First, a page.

I special ordered #1 grade yellow pine 2x12's in 8', 10' and 12' lengths.    The reason for getting 2x12's is that they need to come from the best and biggest trees. and #1 grade to minimize knots.  None of the body framing is standard dimension lumber, so all of it will need to be sawn, surfaced and other milling done.    I picked up the order on May 17th. 

Here is the trailer load when I got it home:

All the eight footers became this stack of 72 vertical frames (studs).  The final thickness is 1-1/8", and there are 9 notches milled in each, plus a tenon on both ends.   

The studs are assembled into pairs with 5 spacer blocks between them, drilled for the vertical tension rods at each location.  There is one pair between each window, as well as one wide pair at one end of the coach.    After completing 160 spacer blocks and 320 holes, I started assembly of the stud pairs.  I used #12 flat head slotted wood screws to fasten them together.  I am thankful for modern cordless drill/drivers!

You can see the first few here:

Work and Events / Re: Coach 9 - Official Work Thread
« on: June 03, 2019, 10:18:19 AM »
But wait, there's more!

Now we need a few castings for the Jackson and Sharp reproduction trucks. 

From left, going clockwise:   The core boxes for the journal box, the journal box (this is a top-opening version as on coach 3), the female center plate for the truck, the bearing wedge (or shim), the bolster spring seat (locates the elliptical leaf springs top and bottom), the transom truss rod end plate, and in the middle, the transom truss rod seat.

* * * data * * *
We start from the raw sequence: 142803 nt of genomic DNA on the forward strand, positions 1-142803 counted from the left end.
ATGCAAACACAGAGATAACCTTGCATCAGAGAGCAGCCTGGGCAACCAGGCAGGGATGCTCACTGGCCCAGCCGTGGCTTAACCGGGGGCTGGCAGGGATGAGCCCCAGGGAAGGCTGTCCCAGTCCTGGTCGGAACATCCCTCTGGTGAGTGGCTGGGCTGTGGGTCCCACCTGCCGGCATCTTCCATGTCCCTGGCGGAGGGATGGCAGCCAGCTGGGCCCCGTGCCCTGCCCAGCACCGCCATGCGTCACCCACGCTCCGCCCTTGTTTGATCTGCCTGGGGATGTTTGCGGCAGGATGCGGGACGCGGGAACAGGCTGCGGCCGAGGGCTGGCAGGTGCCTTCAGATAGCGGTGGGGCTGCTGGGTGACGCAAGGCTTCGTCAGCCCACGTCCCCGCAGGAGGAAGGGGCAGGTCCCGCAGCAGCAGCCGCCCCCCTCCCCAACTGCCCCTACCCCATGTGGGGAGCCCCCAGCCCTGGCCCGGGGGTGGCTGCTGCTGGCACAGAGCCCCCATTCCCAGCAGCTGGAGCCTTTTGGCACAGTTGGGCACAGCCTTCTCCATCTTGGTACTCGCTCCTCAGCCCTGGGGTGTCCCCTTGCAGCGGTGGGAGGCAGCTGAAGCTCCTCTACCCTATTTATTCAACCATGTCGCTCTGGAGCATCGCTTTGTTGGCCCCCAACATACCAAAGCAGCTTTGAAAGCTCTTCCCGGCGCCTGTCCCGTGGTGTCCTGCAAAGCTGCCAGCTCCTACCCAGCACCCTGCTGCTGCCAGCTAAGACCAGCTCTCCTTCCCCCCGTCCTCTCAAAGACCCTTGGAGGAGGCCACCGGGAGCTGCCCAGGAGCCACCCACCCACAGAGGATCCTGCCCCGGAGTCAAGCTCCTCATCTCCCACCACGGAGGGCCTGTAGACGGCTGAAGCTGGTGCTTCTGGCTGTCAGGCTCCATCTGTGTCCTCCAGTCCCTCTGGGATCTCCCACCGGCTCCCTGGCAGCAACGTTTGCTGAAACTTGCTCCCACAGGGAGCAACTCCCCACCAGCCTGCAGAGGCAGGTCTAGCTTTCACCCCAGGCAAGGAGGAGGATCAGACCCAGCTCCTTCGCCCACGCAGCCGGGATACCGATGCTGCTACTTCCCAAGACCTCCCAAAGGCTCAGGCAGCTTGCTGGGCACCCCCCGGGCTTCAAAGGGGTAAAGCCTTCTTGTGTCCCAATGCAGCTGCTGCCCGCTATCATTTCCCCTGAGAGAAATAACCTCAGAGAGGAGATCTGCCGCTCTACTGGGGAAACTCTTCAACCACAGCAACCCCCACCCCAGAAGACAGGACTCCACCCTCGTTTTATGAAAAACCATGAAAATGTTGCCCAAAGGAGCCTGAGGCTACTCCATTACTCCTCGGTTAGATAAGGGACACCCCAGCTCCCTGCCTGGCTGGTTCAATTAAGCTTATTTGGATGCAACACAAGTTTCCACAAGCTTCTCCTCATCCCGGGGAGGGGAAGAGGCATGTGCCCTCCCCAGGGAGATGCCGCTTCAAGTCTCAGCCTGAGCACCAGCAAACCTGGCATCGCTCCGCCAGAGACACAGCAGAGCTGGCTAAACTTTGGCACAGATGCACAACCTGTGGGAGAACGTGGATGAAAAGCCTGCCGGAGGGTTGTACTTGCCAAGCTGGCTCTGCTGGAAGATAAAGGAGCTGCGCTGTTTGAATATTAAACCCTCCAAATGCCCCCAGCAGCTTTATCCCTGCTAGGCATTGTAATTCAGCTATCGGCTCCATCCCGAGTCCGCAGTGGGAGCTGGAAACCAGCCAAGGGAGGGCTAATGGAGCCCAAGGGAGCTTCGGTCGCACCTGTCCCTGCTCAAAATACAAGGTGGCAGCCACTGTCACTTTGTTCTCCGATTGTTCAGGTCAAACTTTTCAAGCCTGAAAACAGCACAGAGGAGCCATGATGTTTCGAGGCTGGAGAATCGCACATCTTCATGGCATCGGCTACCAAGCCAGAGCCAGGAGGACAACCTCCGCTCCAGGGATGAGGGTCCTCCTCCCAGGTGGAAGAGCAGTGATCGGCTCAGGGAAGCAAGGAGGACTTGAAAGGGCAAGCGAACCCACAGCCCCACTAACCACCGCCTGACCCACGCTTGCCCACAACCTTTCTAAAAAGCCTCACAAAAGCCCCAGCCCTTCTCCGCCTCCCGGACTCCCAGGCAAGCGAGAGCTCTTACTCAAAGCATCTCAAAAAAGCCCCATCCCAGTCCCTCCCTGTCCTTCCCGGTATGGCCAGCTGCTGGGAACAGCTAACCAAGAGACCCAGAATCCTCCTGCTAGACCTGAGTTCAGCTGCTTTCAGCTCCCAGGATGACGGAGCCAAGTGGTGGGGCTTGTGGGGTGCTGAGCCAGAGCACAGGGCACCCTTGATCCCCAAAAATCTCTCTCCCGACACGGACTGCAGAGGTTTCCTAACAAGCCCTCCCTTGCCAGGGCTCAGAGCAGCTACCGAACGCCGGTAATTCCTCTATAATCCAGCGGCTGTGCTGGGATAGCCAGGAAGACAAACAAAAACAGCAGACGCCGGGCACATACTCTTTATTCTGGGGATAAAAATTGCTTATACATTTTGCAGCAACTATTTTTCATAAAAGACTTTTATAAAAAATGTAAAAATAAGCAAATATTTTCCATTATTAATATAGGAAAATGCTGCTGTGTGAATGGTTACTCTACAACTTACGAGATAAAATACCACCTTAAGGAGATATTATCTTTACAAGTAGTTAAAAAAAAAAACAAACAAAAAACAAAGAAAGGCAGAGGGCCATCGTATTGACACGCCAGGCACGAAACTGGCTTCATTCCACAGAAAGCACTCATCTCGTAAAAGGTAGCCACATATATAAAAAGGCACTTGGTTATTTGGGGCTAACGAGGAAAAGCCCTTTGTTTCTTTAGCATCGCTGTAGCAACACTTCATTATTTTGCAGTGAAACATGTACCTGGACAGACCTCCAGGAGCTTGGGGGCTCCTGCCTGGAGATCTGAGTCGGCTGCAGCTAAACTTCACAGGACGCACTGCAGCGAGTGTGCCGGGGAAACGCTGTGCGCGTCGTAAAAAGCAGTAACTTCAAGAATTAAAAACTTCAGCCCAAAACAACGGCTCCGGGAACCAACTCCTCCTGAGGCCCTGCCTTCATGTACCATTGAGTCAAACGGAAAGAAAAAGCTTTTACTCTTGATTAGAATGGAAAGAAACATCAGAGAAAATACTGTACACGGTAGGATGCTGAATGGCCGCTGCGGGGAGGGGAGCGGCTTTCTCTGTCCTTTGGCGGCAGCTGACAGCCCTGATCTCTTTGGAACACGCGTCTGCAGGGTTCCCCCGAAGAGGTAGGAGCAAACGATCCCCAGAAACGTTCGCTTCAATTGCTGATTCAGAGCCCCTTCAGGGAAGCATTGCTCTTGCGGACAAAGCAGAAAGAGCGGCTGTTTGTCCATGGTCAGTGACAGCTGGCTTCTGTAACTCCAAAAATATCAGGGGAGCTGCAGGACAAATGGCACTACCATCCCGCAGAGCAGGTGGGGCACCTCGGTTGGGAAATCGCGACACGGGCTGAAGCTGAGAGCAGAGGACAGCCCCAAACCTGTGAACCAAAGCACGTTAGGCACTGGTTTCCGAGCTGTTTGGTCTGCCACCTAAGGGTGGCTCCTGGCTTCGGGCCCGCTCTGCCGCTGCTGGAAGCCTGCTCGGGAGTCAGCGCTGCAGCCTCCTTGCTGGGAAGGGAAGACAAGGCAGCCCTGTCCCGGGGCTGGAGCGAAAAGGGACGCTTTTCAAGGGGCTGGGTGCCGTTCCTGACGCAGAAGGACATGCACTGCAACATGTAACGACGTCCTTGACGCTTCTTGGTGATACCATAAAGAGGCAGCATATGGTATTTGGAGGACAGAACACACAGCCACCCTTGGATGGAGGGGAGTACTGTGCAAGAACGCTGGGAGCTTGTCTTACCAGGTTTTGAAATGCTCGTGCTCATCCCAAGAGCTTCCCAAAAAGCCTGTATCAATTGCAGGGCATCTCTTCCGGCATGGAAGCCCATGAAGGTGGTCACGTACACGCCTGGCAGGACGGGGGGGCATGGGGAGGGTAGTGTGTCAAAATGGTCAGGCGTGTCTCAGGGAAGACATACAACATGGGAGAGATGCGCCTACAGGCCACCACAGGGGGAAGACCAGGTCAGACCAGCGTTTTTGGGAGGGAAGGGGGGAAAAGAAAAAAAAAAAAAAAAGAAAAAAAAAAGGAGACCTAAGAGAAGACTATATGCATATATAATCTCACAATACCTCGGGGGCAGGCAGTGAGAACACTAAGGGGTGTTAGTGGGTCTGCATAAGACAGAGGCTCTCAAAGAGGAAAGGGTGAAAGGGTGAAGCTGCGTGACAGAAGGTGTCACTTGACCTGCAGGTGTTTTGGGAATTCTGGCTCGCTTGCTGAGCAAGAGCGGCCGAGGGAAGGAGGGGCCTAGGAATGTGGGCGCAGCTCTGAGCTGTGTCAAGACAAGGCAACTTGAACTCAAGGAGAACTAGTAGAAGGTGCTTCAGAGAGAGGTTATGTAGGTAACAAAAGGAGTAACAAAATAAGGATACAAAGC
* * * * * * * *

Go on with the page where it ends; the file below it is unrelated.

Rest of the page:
The journal box lid (right) and its core box:

Since we are reproducing the J&S trucks, we are using J&S brake heads and shoes, thus new patterns for those are needed. 

The brake head (top side of the mold board, note the 2-up configuration):

The bottom side of the same mold board, which forms the curved bottom surface and a pocket to accept the bolt head:

The brake shoe pattern is confusing.  This top side view forms the features above the back of the brake shoe, two locating ridges and a loop for attaching it to the brake head.  There is a core required to form the hole in the loop -- that's the wing-like thing going across.

The bottom of the same pattern -- this is the actual shoe portion.

There are two more patterns I intend to do for the trucks:  the truck side bearings and a new 2-up pattern for the brass bearings. 

Work and Events / Re: Coach 9 - Official Work Thread
« on: June 03, 2019, 09:45:24 AM »
Now some patterns for the coach.  These are all the castings required for the base frame.

From left to right:  Three core boxes and the pattern for the bolster truss rod casting, the center plate, the body support casting, and the queen post casting.